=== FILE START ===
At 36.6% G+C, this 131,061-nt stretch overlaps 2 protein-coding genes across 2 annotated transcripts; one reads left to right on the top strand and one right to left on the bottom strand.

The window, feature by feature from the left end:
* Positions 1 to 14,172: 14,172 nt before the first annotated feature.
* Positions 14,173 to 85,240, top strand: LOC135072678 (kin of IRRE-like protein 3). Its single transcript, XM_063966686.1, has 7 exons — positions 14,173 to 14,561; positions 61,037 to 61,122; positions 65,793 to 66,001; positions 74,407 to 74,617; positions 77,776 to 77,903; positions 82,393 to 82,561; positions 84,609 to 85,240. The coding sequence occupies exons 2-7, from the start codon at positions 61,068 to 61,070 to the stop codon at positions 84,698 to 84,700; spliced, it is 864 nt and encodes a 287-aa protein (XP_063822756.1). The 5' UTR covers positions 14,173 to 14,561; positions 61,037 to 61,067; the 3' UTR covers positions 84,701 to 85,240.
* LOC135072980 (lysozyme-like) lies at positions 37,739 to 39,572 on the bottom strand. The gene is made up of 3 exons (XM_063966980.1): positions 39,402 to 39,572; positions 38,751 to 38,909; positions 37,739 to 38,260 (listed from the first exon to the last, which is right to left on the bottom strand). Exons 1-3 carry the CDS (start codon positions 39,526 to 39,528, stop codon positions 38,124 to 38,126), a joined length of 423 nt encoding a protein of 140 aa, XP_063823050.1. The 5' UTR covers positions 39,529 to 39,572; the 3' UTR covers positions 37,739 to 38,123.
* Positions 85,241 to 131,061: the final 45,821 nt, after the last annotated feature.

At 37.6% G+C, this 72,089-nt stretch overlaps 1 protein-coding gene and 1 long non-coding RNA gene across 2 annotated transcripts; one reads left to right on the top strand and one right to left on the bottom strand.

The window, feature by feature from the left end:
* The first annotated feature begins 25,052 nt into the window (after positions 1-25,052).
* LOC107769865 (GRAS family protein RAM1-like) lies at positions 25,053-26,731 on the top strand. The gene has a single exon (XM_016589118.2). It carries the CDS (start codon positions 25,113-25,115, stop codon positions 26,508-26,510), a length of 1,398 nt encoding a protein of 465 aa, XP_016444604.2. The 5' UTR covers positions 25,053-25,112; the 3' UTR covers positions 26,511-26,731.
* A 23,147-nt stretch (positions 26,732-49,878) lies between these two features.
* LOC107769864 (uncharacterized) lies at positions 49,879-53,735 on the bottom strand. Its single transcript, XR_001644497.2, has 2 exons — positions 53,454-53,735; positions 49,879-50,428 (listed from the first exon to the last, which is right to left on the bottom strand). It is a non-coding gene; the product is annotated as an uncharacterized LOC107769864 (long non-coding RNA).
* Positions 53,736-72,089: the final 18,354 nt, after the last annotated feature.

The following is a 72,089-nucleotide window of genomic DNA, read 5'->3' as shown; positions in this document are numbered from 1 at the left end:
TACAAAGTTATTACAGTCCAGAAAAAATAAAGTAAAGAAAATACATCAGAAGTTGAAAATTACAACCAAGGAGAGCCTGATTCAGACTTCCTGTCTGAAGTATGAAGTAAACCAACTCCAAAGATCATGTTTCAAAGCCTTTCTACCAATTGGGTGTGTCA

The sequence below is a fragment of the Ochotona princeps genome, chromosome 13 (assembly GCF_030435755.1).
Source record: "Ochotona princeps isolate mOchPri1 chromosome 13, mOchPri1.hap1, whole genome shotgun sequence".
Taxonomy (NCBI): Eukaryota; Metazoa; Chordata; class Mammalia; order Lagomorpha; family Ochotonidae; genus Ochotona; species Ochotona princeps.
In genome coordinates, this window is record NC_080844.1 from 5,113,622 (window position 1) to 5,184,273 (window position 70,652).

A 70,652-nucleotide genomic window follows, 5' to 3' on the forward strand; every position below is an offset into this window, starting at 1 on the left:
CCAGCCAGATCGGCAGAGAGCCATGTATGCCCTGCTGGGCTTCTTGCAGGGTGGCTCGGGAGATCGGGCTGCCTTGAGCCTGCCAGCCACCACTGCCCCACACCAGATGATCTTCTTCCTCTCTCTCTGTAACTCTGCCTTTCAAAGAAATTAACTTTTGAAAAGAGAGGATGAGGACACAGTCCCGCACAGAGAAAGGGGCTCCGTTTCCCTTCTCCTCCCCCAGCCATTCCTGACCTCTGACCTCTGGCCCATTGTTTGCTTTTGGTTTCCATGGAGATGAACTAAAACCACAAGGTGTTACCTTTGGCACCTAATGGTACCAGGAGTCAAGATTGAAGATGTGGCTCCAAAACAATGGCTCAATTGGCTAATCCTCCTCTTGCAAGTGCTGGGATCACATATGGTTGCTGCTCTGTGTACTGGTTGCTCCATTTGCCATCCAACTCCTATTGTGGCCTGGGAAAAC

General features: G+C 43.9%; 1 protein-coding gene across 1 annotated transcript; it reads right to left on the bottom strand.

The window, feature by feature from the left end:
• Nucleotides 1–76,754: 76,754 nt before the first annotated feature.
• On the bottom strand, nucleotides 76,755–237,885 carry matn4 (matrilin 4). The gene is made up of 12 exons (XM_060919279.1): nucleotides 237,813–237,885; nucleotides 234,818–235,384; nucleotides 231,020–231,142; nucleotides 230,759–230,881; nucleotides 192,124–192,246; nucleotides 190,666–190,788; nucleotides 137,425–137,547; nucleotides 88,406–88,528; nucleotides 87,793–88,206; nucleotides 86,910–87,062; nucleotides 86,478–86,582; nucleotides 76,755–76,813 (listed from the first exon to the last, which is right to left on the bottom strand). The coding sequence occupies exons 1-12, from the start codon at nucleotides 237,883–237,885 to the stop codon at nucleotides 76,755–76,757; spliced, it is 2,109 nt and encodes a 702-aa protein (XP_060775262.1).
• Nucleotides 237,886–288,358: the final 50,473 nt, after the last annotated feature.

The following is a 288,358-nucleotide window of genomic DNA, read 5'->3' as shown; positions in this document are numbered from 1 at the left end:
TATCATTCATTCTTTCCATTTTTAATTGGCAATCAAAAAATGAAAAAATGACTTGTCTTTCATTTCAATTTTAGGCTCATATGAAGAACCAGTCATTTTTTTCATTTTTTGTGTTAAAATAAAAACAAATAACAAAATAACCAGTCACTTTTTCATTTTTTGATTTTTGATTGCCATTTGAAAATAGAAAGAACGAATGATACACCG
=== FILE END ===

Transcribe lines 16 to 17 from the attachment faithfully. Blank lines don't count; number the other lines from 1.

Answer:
The sequence below is a fragment of the Ochotona princeps genome, chromosome 13 (assembly GCF_030435755.1).
Source record: "Ochotona princeps isolate mOchPri1 chromosome 13, mOchPri1.hap1, whole genome shotgun sequence".